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Monday, December 09, 2019 {{ new Date().getDay() }}

Reprinted with permission from AlterNet.

 

When President Donald Trump was interviewed by the New York Times this week, he reiterated his claim that the Trump Organization’s abandoned Trump Tower Moscow project was not a high priority for him in 2016. Trump told the Times that he wasn’t even sure his company found a location in Moscow for the project.

But BuzzFeed News’ Emma Loop reported that according to “hundreds of pages of business documents, e-mails, text messages” that BuzzFeed has obtained, the Trump Organization was looking into at least one prime location for the skyscraper.

For the Jan. 31 New York Times interview, Trump spoke to reporters Maggie Haberman and Peter Baker as well as publisher A. G. Sulzberger. And he said of Trump Tower Moscow, “That deal was not important. It was essentially a letter of intent or an option. I’m not even sure that they had a site.”

Trump also told the Times, “This was a very unimportant deal. I didn’t care.” And he insisted that he was so busy running for president in 2016 that “the last thing I cared about was building a building.”

But according to Loop, a “signed letter of intent” BuzzFeed obtained “includes a proposal to build the tower in Moscow City, a former industrial complex near the edge of the Moscow River that has since been converted into an ambitious commercial district clustered with several of the tallest skyscrapers in Europe. It is not clear whether any other sites ever came under consideration.”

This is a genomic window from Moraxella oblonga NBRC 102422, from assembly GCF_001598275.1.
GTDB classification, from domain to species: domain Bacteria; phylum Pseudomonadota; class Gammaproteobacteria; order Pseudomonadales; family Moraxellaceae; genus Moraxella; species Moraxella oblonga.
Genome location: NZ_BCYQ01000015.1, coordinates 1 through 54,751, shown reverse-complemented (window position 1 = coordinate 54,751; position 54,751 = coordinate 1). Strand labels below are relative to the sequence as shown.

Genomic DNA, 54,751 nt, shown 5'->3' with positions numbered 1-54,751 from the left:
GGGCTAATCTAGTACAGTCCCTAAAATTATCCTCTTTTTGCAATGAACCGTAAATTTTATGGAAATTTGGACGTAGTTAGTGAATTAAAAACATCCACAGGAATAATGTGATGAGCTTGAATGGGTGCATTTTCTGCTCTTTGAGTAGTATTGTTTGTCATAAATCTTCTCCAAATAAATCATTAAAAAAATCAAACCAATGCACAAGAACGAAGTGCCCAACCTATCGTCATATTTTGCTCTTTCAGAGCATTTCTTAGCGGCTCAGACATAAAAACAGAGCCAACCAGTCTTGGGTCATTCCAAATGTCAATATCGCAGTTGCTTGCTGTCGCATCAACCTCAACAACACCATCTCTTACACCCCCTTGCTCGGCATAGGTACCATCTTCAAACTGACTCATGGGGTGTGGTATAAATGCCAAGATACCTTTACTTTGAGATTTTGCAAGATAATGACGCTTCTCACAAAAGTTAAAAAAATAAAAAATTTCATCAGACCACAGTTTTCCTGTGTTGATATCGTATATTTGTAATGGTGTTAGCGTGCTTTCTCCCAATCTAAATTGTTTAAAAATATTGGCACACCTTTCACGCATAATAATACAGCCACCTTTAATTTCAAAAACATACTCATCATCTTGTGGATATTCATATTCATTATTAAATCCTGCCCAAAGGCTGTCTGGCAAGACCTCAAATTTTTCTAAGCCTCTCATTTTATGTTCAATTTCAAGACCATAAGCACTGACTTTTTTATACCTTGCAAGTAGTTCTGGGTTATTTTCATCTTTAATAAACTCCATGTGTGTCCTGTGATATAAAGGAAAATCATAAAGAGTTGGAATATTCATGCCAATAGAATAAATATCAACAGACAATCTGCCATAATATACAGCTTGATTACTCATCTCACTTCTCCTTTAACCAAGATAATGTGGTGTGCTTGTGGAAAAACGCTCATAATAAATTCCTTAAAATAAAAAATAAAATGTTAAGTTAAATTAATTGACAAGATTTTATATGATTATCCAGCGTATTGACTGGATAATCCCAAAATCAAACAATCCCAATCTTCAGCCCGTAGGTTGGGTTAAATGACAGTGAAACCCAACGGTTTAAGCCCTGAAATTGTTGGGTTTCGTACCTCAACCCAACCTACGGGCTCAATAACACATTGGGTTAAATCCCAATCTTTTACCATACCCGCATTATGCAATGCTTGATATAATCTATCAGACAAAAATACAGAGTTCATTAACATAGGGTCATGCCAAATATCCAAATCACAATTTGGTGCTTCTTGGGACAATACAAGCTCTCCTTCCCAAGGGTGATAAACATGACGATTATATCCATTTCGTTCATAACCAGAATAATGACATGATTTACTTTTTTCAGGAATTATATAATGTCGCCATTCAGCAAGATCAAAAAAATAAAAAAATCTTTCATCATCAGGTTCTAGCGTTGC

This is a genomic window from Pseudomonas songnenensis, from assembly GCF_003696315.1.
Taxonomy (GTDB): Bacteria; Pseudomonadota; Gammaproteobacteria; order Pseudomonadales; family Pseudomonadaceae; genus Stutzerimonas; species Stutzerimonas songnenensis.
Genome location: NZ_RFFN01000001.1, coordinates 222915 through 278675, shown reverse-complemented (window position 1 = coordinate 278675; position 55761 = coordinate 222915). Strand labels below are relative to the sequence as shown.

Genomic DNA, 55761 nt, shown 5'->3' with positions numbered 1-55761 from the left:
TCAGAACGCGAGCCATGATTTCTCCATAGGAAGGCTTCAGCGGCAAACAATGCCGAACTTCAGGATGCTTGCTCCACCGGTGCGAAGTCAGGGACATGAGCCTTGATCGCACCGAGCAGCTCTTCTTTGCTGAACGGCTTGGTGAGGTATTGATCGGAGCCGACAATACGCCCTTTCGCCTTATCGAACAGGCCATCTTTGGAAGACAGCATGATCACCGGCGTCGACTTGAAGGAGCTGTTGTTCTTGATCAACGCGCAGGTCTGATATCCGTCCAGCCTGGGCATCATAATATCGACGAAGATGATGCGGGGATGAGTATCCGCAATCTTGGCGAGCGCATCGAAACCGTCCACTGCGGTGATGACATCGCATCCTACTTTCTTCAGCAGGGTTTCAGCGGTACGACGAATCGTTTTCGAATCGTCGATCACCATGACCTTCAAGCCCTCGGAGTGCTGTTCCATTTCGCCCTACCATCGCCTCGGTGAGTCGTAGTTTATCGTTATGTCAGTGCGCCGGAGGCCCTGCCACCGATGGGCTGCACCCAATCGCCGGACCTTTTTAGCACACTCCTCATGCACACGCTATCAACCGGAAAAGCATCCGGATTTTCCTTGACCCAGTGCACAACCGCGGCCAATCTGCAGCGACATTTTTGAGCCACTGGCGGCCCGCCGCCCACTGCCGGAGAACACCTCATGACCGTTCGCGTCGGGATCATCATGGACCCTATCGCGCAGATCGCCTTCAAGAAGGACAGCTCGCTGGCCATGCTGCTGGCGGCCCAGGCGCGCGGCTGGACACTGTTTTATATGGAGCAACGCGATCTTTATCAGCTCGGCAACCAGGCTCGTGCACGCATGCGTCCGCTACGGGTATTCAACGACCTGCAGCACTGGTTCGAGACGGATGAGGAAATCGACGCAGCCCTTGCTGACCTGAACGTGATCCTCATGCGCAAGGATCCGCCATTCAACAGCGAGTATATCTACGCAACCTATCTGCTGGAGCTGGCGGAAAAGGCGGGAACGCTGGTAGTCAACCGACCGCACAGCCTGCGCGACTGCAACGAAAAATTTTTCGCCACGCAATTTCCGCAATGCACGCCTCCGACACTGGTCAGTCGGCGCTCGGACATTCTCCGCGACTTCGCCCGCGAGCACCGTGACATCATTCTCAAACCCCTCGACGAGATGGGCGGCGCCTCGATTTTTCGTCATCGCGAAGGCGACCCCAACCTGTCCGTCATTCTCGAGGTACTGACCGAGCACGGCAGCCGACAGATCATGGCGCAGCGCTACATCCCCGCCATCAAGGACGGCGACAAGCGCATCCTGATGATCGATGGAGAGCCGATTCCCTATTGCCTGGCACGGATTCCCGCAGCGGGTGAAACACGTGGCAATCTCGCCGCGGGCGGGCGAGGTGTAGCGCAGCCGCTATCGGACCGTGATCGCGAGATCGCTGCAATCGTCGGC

Trump’s lawyer Rudy Giuliani had previously claimed that the president never even signed the letter of intent — but that was eventually proved false.

Michael Cohen, Trump’s former personal attorney, pleaded guilty last year to lying to Congress about plans for a Trump Tower Moscow. Cohen told Congress that discussions pertaining to the project ended in January 2016, but Special Counsel Robert Mueller’s team confirmed that negotiations had continued on until at least June.

Trump has distanced himself from Cohen’s actions, saying that the attorney (who has been sentenced to three years in prison) acted on his own. But on Jan. 17, BuzzFeed reported that according to law enforcement sources, Cohen was acting on direct orders from Trump when he lied to Congress about Trump Tower Moscow—an allegation Mueller’s team has disputed.

In an official statement, Mueller’s office said, “BuzzFeed’s description of specific statements to the Special Counsel’s Office, and characterization of documents and testimony obtained by this office, regarding Michael Cohen’s Congressional testimony are not accurate.” Nonetheless, BuzzFeed has stood by its reporting and maintained that the law enforcement sources it interviewed were credible.

 

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Eric Holder

The failure of major federal voting rights legislation in the Senate has left civil rights advocates saying they are determined to keep fighting—including by suing in battleground states. But the little bipartisan consensus that exists on election reform would, at best, lead to much narrower legislation that is unlikely to address state-level GOP efforts now targeting Democratic blocs.

“This is the loss of a battle, but it is not necessarily the loss of a war, and this war will go on,” Eric Holder, the former U.S. attorney general and Democrat, told MSNBC, saying that he and the Democratic Party will be suing in states where state constitutions protect voting rights. “This fight for voting rights and voter protection and for our democracy will continue.”